[assembly: XamlCompilation (XamlCompilationOptions.Compile)]
namespace XamSampleApp

Class Level
using Xamarin.Forms.Xaml;
[XamlCompilation (XamlCompilationOptions.Compile)]
public class HomePage : ContentPage

What is XAML namespace declaration?

XAML namespace is a declaration of the namespaces on top of the XAML file, to declare, from which namespaces that XAML will use the elements from.

There are always two declarations available within the root element, when we create any new XAML UI.

Following is the default xmlns declaration without any prefix:


Second is the declaration which uses the x prefix:


All namespace declarations which use the prefix are non-default declarations.

Suppose we want to bind the viewmodel with XAML and that viewmodel is declared inside the namespace "XamSample.ViewModels", we have to declare this namespace on top of the XAML like:

xmlns:vm="clr-namespace:XamSample.ViewModels; assembly=XamSample.ViewModels"

Then, we can access the elements from inside this namespace using the vm prefix in our XAML.

When should I declare the assembly name along with namespace declaration in XAML?

If, the types are defined in the local assembly where XAML file is declared, then there is no need to declare the assembly name. Example:

<ContentPage ... xmlns:local="clr-namespace:XamSample" ...>

But if the types are defined inside the different assembly, then the assembly name has to be provided in the namespace declaration. Example:

<ContentPage ... xmlns:behaviors="clr-namespace:Behaviors;assembly=BehaviorsLibrary" ...>

What is XAML Markup Extensions?

XAML Markup Extension helps us extend the power of providing the value to the attributes of the control from the different sources instead of just providing string literals.

Example: When we assign a color to the some control, we may write like:

<BoxView Color="Red"/> or <BoxView Color="#FF0000">

Here, we provided Color attribute, as string values, which then gets converted into "Color" class type value.

But, you may wish to set the Color attribute with the value stored in the ResourceDictionary, or from a static property of some class, or from a Color property of some another element on the same XAML page, etc.

All these options are possible, if we use XAML Markup Extensions. It is just a different way to express an attribute of an Element. Any attribute setting which is enclosed within curly braces are simply known as Markup Extensions. Example:

<BoxView Color="{StaticResource PrimaryThemeColor}" />

How many types of different XAML Markup Extensions do you know?

There are different Markup Extensions available to access from x prefix of the namespace declaration such as:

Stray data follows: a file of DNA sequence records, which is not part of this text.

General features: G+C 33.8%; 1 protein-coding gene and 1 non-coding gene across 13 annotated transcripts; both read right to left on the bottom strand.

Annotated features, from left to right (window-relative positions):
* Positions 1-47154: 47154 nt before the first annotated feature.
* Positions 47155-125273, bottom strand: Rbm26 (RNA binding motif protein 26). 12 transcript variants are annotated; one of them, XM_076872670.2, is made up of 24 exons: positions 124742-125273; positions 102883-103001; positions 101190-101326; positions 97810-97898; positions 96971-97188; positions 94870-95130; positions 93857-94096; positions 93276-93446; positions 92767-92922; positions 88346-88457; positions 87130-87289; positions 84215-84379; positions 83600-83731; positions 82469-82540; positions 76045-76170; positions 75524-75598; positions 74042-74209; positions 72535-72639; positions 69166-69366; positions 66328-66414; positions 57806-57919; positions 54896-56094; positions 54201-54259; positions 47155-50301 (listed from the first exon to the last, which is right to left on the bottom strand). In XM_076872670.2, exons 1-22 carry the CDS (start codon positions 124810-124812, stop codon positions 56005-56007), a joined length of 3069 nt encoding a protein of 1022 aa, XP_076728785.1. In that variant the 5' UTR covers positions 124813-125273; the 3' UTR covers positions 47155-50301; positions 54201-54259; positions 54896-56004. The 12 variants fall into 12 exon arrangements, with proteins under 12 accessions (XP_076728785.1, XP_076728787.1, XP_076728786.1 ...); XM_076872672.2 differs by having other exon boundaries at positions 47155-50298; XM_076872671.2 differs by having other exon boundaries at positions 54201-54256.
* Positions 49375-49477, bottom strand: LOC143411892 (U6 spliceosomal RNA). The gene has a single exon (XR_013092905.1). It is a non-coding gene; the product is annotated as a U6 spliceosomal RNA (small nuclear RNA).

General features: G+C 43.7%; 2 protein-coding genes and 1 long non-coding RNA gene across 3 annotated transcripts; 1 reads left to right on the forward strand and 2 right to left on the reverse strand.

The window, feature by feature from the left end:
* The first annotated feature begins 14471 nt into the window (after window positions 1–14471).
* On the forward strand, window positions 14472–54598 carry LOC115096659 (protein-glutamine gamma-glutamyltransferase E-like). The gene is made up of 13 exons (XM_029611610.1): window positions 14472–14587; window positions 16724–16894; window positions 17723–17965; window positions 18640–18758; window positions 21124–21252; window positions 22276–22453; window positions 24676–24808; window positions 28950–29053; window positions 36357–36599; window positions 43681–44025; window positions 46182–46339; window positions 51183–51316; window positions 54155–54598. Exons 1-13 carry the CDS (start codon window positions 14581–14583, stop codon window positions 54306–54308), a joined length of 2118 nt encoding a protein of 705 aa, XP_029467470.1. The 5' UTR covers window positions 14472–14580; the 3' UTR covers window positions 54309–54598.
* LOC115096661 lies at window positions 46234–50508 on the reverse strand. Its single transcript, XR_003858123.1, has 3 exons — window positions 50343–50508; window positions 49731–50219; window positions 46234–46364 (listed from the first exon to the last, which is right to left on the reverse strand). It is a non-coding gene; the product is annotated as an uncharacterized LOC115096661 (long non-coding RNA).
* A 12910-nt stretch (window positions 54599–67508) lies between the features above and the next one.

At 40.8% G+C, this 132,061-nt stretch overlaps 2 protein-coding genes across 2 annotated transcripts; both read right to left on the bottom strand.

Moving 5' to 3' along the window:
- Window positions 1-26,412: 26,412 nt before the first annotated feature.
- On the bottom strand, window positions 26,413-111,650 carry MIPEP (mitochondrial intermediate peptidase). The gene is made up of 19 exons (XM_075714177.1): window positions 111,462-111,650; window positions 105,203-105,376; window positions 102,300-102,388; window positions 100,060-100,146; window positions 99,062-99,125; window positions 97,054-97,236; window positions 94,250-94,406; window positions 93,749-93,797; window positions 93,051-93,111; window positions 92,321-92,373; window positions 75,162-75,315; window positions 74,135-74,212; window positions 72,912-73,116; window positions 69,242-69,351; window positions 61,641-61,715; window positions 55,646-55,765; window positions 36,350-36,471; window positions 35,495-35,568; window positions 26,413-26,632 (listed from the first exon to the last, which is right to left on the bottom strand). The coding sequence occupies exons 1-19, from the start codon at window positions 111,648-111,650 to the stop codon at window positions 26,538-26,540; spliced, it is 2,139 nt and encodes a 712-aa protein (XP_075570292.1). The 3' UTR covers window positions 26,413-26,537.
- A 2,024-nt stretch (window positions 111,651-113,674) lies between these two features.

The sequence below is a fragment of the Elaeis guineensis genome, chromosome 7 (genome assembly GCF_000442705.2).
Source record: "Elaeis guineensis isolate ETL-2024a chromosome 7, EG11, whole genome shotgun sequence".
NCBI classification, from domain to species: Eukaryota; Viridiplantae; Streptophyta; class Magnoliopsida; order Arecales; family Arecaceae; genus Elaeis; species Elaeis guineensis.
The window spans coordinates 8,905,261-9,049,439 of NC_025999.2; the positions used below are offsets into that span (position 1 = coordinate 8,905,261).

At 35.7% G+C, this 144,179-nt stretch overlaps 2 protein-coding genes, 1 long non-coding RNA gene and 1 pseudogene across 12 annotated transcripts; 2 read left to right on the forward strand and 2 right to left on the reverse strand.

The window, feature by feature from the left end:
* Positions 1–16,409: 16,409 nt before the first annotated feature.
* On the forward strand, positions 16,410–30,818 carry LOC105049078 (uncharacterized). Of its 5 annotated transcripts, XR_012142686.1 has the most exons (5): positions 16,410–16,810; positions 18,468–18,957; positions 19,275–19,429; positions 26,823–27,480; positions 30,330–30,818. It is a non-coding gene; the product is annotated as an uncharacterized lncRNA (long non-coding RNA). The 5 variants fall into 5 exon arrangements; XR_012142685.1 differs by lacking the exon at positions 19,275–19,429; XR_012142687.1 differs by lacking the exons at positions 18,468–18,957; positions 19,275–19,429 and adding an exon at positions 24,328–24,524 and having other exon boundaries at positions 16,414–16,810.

• x:Static: Used when we want to access static properties, fields, or Enum members in XAML elements.
  • x:Reference: Used when we want to declare the reference of some named element into some other element of the same XAML Page.
  • x:Type: Used when we want to set the type of some attribute to System.Type object.
  • x:Array: Used when we want to construct the array of objects of some specific type.
  • x:Null: Used when we want to set the value of some attribute to a null.

What is ResourceDictionary?

  • ResourceDictionary is used to define the XAML Resources which can be re-used more than once throughout the Xamarin.Forms application.
  • XAML resources are the definition of objects which can be used more than once.
  • ResourceDictionary allows all such resource objects declared at one place.
  • Generally, we can define Styles, ControlTemplates, DataTemplates, Colors and Converters into the ResourceDictionary.
  • In XAML, these resources can be accessed using the StaticResource Markup Extension.
  • ResourceDictionary can be declared at either Element Level (inside specific Element), Page Level (inside Page) or Application Level (inside App.xaml).
  • For examples, click here.

How many types of Pages are available in Xamarin.Forms?

Page is generally a Visual element which occupies all or most of the screen space containing a single child.

  • Content Page: It displays a single View generally containing a ScrollView or StackLayout.
  • Master Detail Page: It manages two panes of information, generally used for Sliding Panel/Drawer.
  • Navigation Page: It manages the navigation stack of Pages.
  • Tabbed Page: Used when navigation among children pages, using Tabs, is required.
  • Templated Page: It displays full screen content with a control template.
  • Carousel Page: It allows swipe gestures between sub pages similar like Gallery.

When would you use the NavigationPage as a MainPage?

When we want the hierarchical navigation of pages like forward or backward navigation, we may instantiate a very first page (for example: MyFirstPageXaml) wrapped into a NavigationPage and then assign it, to a MainPage property of App.cs class. For example:

public App ()
    MainPage = new NavigationPage (new MyFirstPageXaml ());

This causes the MyFirstPageXaml page instance to be pushed into the navigation stack and this page becomes the active page and acts as a Root Page of the app. Thus, it creates a stack of pages which are being pushed in LIFO (Last-In-First-Out) manner. It is recommended that we pass only "ContentPage" instances into the NavigationPage.

What is the purpose of InitializeComponent() method in Page?